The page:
Rev. James Park

In the city’s long history, no minister has been more respected for his pastorate at a Knoxville church than the Rev. James Park. The pastor of First Presbyterian Church from 1866 until 1905, James Park was born (and also died) in the house at the southeast corner of Cumberland and Walnut Streets. This brick building, which currently houses the Knoxville Academy of Medicine, was the home of the Park family for three generations.

He was born on September 18, 1822, the eleventh of twelve children of James and Sophia Moody Park. His father, a pioneer merchant and mayor of Knoxville, was one of the early elders of First Presbyterian Church. In 1840 the young James Park graduated from what was then East Tennessee University but is now the University of Tennessee. He was the university’s oldest living graduate at the time of his death in 1912 at the age of ninety. In November of 1842 James Park made his profession of faith in Jesus Christ and joined the Presbyterian Church. In 1843 he began preparation for the ministry by entering Princeton Theological Seminary where he graduated in May of 1846. Rev. Park began his ministry in October of 1846 when he was licensed at Bakers Creek Presbyterian Church (near Rogersville) by the Presbytery of Holston.

In May of 1848 he was married to Phoebe C. Alexander of Lexington, Virginia, and to this marriage nine children were born. On October 5, 1848 he was ordained by the Presbytery of Knoxville and served several churches in the Knoxville area. For many years he was also an educator and served as principal of the Knoxville Female Seminary and the Tennessee School for the Deaf.

By the end of the Civil War he was the only ministerial member remaining in the Presbytery. In September 1866 the elders of First Presbyterian Church requested that Rev. Park preach if a suitable place could be found for a worship service (their church building was still damaged from the war). This first post-war service for First Presbyterian was held in the Baptist church on Gay Street the first Sunday in September 1866 (only thirty-nine members of First Presbyterian attended). In February 1867, a congregational meeting elected James Park the pastor of First Presbyterian, but since there was no acting Presbytery his election was not confirmed until May 1876.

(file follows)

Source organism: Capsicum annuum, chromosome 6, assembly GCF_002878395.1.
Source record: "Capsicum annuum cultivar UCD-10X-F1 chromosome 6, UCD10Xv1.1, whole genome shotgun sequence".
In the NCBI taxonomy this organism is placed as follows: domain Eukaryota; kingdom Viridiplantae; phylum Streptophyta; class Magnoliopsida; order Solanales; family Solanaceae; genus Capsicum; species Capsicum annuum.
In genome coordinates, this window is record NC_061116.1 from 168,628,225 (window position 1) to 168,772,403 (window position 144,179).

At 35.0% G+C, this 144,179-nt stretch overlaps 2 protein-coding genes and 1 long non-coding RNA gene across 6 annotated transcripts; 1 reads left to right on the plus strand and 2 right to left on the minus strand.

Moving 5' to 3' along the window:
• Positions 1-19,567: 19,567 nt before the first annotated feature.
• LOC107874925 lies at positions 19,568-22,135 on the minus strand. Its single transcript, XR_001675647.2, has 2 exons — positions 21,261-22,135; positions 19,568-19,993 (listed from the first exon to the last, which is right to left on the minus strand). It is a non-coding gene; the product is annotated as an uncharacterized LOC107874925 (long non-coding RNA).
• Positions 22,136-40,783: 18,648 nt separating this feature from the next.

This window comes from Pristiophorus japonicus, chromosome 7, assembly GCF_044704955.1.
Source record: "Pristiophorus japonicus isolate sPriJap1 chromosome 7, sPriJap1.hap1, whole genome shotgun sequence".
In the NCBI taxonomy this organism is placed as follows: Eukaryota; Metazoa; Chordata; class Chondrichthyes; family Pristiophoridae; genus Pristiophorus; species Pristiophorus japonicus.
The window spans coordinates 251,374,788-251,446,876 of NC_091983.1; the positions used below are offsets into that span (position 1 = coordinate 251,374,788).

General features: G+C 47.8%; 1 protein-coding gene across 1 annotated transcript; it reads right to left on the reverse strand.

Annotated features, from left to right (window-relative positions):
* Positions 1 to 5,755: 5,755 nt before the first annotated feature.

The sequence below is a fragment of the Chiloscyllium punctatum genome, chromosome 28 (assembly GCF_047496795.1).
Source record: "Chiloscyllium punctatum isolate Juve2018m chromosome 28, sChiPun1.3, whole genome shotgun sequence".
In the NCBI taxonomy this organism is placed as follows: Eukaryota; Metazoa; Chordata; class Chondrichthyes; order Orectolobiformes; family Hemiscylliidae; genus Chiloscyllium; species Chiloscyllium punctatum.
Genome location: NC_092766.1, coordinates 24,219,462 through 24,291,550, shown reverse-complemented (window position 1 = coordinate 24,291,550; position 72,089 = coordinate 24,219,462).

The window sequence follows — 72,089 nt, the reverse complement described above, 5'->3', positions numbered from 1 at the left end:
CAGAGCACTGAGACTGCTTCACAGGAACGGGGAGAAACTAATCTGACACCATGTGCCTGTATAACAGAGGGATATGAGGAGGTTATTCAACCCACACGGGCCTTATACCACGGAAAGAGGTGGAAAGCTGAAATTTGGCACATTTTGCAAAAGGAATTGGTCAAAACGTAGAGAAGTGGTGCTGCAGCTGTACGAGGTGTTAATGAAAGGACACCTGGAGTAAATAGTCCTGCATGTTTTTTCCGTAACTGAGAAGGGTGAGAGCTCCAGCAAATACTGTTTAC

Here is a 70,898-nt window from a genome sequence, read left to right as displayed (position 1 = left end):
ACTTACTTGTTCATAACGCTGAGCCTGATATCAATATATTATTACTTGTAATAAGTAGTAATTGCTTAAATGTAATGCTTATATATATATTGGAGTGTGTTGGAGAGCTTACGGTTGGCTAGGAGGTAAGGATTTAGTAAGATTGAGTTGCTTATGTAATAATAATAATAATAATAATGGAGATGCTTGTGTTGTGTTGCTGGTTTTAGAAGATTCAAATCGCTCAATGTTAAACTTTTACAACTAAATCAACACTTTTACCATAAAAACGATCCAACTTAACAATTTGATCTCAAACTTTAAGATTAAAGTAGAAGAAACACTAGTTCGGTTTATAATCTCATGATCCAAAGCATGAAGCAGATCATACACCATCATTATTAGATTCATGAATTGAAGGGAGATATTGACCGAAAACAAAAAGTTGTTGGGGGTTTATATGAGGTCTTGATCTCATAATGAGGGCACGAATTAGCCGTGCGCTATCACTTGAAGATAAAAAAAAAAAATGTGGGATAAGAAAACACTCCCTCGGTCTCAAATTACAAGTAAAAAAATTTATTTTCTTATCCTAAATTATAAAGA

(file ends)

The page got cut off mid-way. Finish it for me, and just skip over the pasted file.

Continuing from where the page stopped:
This was the beginning of an impressive ministry as he led the church in its rebuilding from the destruction of the Civil War. James Park was perhaps the most beloved minister that ever lived in Knoxville, receiving respect and confidence at the hands of the city’s citizens without regard to race, creed, or social condition. He preached in the pulpit and taught in life’s walk only the pure gospel, and he placed and kept his First Presbyterian Church on the solid rock foundation of Jesus Christ.

James Park was also a noted writer, served as trustee of East Tennessee University, and for many years was the Stated Clerk of the Knoxville Presbytery. In 1890 he was elected Moderator of the General Assembly of the Presbyterian Church in the United States.

His pastorate continued until July 1905 when, because of his age and declining health, he requested that he be relieved of active pastoral duties. He was then named pastor emeritus and continued in that office until his death on July 14, 1912.